White European slavers did not give credence to the fact that they would be changing American history and life when they treated African people as chattel and transported them to the New World, but that’s precisely what happened, and a new people, now African Americans, gave rise to a new syncretic culture and poetry, too. That’s why three bedrocks of our poetry are Indigenous chants and stories, white Protestant hymns, and African American field calls and songs—field hollers, ring shouts, work songs, and arhoolies, all of which establish a call-and-response pattern that later would be transformed into spirituals and blues.
Ralph Waldo Emerson keyed American literature to what he called “the optative mood” (“The Transcendentalist,” 1842), but that hopefulness had always already been shadowed by a deeper protest and lament, something older and darker, a legacy of trauma, a steeper and more sorrowful song.
The Heart of American Poetry is not a history of American poetry, but I’ve tried to remain conscious of our diversiform ancestry and heritage. As an American poet and critic, I tend to be on the upbeat, but it’s important to remember that we’ve always had domestic torture—we just carried it out under the disguise of an encompassing doctrine, like Manifest Destiny, which justified a murderous agenda and nationalist landgrab. It’s part of our historical DNA, our barbarous racist history, our legacies of genocide and slavery. That consciousness also gives American poetry a conscience.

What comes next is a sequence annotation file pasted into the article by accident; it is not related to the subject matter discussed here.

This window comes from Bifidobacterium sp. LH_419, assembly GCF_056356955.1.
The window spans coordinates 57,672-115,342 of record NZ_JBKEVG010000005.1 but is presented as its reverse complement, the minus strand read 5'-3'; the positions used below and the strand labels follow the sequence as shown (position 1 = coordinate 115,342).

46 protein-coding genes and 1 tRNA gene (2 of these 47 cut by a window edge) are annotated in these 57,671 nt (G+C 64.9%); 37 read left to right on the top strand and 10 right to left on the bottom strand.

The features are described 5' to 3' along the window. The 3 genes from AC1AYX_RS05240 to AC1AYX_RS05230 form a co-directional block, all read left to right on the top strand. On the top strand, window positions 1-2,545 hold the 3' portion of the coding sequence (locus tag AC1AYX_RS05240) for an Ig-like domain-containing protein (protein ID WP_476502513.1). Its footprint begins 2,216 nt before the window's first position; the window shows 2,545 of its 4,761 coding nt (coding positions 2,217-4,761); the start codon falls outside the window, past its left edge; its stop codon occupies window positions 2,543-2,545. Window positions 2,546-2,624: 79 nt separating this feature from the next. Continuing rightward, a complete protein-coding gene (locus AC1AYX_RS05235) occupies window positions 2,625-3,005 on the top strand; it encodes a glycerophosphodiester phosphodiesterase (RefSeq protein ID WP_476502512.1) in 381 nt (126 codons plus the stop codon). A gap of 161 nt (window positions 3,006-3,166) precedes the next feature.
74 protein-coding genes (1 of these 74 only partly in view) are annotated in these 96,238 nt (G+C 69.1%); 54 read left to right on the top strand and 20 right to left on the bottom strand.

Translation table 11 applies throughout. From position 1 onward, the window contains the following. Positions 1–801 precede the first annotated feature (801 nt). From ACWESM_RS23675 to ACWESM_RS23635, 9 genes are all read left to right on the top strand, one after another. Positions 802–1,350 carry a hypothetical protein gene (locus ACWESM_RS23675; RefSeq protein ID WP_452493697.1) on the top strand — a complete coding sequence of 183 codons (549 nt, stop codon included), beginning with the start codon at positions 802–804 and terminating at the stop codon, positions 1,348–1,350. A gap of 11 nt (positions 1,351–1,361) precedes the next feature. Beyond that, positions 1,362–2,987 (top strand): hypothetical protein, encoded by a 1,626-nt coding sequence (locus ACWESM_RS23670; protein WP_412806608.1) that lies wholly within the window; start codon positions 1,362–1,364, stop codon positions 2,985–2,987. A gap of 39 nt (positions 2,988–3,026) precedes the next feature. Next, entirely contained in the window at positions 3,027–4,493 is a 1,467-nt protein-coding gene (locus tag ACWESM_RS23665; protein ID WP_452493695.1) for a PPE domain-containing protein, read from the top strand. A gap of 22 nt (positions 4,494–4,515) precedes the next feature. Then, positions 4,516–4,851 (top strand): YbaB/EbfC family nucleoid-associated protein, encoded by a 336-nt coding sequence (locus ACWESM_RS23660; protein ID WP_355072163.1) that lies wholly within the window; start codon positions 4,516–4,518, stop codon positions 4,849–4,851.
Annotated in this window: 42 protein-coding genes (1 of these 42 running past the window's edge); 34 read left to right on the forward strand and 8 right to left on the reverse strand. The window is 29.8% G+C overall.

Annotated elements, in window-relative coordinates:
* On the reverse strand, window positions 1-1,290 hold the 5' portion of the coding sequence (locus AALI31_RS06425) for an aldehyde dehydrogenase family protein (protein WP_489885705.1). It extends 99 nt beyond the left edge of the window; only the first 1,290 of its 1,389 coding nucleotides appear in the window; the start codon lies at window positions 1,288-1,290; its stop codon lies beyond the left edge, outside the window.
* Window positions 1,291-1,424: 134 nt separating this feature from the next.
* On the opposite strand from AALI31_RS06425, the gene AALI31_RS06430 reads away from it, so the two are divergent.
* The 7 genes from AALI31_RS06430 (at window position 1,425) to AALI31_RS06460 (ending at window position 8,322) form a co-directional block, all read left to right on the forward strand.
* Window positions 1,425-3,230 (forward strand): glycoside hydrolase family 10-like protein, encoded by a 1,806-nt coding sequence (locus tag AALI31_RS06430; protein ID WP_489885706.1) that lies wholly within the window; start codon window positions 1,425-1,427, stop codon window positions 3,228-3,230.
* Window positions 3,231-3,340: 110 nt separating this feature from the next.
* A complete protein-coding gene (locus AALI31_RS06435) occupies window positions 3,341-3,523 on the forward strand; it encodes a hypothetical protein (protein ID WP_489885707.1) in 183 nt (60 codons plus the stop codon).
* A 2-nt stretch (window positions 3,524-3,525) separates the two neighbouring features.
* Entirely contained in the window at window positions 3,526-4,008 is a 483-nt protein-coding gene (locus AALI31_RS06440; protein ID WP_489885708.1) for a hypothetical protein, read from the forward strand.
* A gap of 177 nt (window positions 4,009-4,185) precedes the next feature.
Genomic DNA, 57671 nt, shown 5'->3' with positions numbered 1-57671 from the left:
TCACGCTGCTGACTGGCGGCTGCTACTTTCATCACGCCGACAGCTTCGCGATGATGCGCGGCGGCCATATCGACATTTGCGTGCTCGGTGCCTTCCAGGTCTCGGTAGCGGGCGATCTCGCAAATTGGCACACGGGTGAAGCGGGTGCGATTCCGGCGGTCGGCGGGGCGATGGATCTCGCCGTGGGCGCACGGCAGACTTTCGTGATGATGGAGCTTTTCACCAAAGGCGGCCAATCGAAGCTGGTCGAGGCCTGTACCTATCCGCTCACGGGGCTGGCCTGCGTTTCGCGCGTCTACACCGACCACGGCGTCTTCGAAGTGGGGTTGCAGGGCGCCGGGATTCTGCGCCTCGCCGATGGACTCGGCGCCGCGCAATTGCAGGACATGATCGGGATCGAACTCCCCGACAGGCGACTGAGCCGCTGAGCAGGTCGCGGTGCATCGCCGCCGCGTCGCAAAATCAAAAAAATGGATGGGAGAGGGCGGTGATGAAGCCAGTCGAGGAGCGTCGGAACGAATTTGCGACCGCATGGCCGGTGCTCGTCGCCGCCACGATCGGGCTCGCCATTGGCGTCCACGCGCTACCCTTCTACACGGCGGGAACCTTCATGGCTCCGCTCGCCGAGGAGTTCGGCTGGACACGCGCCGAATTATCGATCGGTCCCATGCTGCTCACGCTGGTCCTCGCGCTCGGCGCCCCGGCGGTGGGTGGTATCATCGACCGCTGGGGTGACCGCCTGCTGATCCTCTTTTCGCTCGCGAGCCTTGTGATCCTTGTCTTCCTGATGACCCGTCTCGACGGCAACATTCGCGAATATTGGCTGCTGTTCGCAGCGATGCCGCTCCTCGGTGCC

I’ve tried to keep this historical backdrop in mind as I concentrate on the relatively recent poetry of the New World, a refreshing new possibility in world literature, the poetry of democracy. Walt Whitman called it “Democratic Vistas.” Intrinsic to this poetry, these vistas, are a premise and a promise of freedom and equality. The abiding ideal of the republic—“We hold these truths to be self-evident, that all men are created equal, that they are endowed by their Creator with certain unalienable Rights, that among these are Life, Liberty and the pursuit of Happiness”—keeps resurfacing in our poetry, our poetries, because we keep letting ourselves down. American poetry springs forward, keeping account, reminding us of our core values and commitments—that underlying promise, that true destiny.
Adapted from The Heart of American Poetry by Edward Hirsch, available via Library of America.